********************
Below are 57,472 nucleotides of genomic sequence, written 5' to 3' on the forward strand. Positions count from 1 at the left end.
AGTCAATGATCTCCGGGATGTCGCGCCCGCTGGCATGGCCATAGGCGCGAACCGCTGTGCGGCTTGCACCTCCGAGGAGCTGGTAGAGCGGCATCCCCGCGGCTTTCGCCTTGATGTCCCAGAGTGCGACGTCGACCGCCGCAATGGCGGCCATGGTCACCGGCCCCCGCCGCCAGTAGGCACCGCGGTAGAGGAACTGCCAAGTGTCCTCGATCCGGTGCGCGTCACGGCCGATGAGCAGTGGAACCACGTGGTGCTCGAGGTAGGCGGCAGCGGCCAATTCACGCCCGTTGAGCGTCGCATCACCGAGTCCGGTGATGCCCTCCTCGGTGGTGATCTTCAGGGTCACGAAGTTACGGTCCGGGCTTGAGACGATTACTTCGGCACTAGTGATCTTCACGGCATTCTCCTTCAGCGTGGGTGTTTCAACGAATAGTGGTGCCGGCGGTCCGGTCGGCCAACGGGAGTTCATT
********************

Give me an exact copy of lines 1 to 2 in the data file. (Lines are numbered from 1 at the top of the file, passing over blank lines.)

Below are 57,472 nucleotides of genomic sequence, written 5' to 3' on the forward strand. Positions count from 1 at the left end.
AGTCAATGATCTCCGGGATGTCGCGCCCGCTGGCATGGCCATAGGCGCGAACCGCTGTGCGGCTTGCACCTCCGAGGAGCTGGTAGAGCGGCATCCCCGCGGCTTTCGCCTTGATGTCCCAGAGTGCGACGTCGACCGCCGCAATGGCGGCCATGGTCACCGGCCCCCGCCGCCAGTAGGCACCGCGGTAGAGGAACTGCCAAGTGTCCTCGATCCGGTGCGCGTCACGGCCGATGAGCAGTGGAACCACGTGGTGCTCGAGGTAGGCGGCAGCGGCCAATTCACGCCCGTTGAGCGTCGCATCACCGAGTCCGGTGATGCCCTCCTCGGTGGTGATCTTCAGGGTCACGAAGTTACGGTCCGGGCTTGAGACGATTACTTCGGCACTAGTGATCTTCACGGCATTCTCCTTCAGCGTGGGTGTTTCAACGAATAGTGGTGCCGGCGGTCCGGTCGGCCAACGGGAGTTCATT